Syntax Corrections (10 Errors to Fix/Correct)

Short Answer (2 Questions)

Essay (2 Questions)

There should be no surprises on the quiz, but it’s always good to review. Click here to open Kahoot.

PART 3: DAILY DESIGN – Source Codes

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Between Lesson 2.2 and Lesson 2.5, you are responsible for getting 4 out of 6 source codes completed for an A (3/6 = B, 2/6 = C, 1/6 = D, 0/6 = F). However, if you finish any of them early, just keep going because the more pages you build, the more prepared you’ll be for the Learning Goal #2 Project. Source Codes will be due by the end of Lesson 2.6.

Source Codes that are highlighted in green are new codes from this lesson, but you may finish an old source code first if necessary.

The Source Code highlighted in yellow is an error code that will only work if you fix the syntax problems.



Source Code #1 :: scinline.html :: /pages :: Looks Like This

Source Code #2 :: scinternal.html :: /pages :: Looks Like This

Source Code #3 :: scivyleague.html :: /pages :: Looks Like This

Source Code #4 :: sclinks.html :: /pages :: Looks Like This

Source Code #5 :: scwhitewolf.html :: /pages :: Looks Like This

Source Code #6 :: sclibraries.html :: /pages :: Looks Like This


If you finish ALL of these codes, you may try out some of the challenges below:



Step #1 – Open a new Notepad document and save it as “codechallenge1.html” in your /pages subfolder.

Step #2 – Type this source code into your Notepad document.

Step #3 – When you are finished, check to see that it looks like this. You should notice that it’s an absolute mess.

Step #4 – Read the two paragraphs that you wrote in your code and follow the instructions from Paragraph 2. When you complete those instructions, your page should look like this.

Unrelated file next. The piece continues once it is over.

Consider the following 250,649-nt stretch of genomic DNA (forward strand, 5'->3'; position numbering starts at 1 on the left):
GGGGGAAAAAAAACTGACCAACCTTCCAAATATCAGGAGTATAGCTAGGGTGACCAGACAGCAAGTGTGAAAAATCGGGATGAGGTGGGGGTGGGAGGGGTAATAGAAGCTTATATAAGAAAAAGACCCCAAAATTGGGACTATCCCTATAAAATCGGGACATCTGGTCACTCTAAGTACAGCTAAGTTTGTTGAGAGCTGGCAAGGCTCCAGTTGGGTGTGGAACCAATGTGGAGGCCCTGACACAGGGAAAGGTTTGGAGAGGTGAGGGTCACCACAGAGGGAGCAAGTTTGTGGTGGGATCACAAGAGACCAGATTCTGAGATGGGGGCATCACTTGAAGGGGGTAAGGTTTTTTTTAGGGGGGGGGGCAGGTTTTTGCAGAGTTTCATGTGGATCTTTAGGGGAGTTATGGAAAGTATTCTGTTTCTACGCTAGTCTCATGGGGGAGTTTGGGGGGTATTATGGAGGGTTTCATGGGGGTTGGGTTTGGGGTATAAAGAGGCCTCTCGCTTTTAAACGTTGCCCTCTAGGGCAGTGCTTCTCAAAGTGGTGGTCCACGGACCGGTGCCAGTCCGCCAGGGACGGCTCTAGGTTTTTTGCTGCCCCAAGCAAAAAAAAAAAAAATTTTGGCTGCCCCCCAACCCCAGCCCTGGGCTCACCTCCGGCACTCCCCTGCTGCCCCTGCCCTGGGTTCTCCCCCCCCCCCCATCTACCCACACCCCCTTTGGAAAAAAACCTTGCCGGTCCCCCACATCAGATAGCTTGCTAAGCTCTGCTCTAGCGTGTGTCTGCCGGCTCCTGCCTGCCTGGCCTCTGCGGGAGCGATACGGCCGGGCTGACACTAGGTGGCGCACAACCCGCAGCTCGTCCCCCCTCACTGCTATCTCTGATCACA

Step #5 – If you think that yours is correct, raise your hand and ask for permission to go onto the next challenge. Remember, you must complete this challenge first and prove that you can solve it on your own.


Step #1 – Open a new Notepad document and save it as “codechallenge2.html” in your /pages subfolder.

Step #2 – Type this source code into your Notepad document.

Step #3 – When you are finished, check to see that it looks like this. You should notice that there is a number in the top left cell and a color in the bottom right cell. You are looking at an HTML table.

Step #4 – Using what you now know about inline styling, make your page look like this.

Step #5 – If you think that yours is correct, raise your hand and ask for permission to go onto the next challenge. Remember, you must complete this challenge first and prove that you can solve it on your own.


If you’ve gotten this far, you’re doing fantastic! But the fact is, not everyone in the class is doing quite so well. Walk around the room and find a student who isn’t feeling quite as confident (especially if they’re still trying to figure out the first or second code) and stay with them for a little while. Help them fix their errors and find success with their code, then move on to someone else who needs your support. Not only will this make YOU better, but it will make THE WHOLE CLASS better. You never know… you could be doing a project with that person later in the semester.